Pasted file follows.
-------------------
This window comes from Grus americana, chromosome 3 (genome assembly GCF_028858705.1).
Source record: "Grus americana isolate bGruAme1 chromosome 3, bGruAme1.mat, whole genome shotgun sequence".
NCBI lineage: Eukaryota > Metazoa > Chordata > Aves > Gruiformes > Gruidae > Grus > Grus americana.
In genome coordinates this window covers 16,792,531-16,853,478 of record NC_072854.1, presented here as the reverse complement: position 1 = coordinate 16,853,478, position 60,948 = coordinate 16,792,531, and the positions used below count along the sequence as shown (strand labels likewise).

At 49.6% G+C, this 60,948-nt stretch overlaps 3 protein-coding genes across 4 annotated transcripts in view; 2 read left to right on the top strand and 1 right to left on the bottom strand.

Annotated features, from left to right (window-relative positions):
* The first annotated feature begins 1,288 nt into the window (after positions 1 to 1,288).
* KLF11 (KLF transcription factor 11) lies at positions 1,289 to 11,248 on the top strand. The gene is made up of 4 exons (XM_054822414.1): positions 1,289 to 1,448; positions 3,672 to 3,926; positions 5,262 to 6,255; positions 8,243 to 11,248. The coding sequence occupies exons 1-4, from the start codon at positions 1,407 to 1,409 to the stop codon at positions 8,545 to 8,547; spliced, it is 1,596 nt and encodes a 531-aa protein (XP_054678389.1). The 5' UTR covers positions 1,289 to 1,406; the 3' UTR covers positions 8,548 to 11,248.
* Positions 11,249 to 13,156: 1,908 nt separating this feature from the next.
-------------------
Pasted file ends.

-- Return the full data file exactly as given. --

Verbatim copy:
This window comes from Grus americana, chromosome 3 (genome assembly GCF_028858705.1).
Source record: "Grus americana isolate bGruAme1 chromosome 3, bGruAme1.mat, whole genome shotgun sequence".
NCBI lineage: Eukaryota > Metazoa > Chordata > Aves > Gruiformes > Gruidae > Grus > Grus americana.
In genome coordinates this window covers 16,792,531-16,853,478 of record NC_072854.1, presented here as the reverse complement: position 1 = coordinate 16,853,478, position 60,948 = coordinate 16,792,531, and the positions used below count along the sequence as shown (strand labels likewise).

At 49.6% G+C, this 60,948-nt stretch overlaps 3 protein-coding genes across 4 annotated transcripts in view; 2 read left to right on the top strand and 1 right to left on the bottom strand.

Annotated features, from left to right (window-relative positions):
* The first annotated feature begins 1,288 nt into the window (after positions 1 to 1,288).
* KLF11 (KLF transcription factor 11) lies at positions 1,289 to 11,248 on the top strand. The gene is made up of 4 exons (XM_054822414.1): positions 1,289 to 1,448; positions 3,672 to 3,926; positions 5,262 to 6,255; positions 8,243 to 11,248. The coding sequence occupies exons 1-4, from the start codon at positions 1,407 to 1,409 to the stop codon at positions 8,545 to 8,547; spliced, it is 1,596 nt and encodes a 531-aa protein (XP_054678389.1). The 5' UTR covers positions 1,289 to 1,406; the 3' UTR covers positions 8,548 to 11,248.
* Positions 11,249 to 13,156: 1,908 nt separating this feature from the next.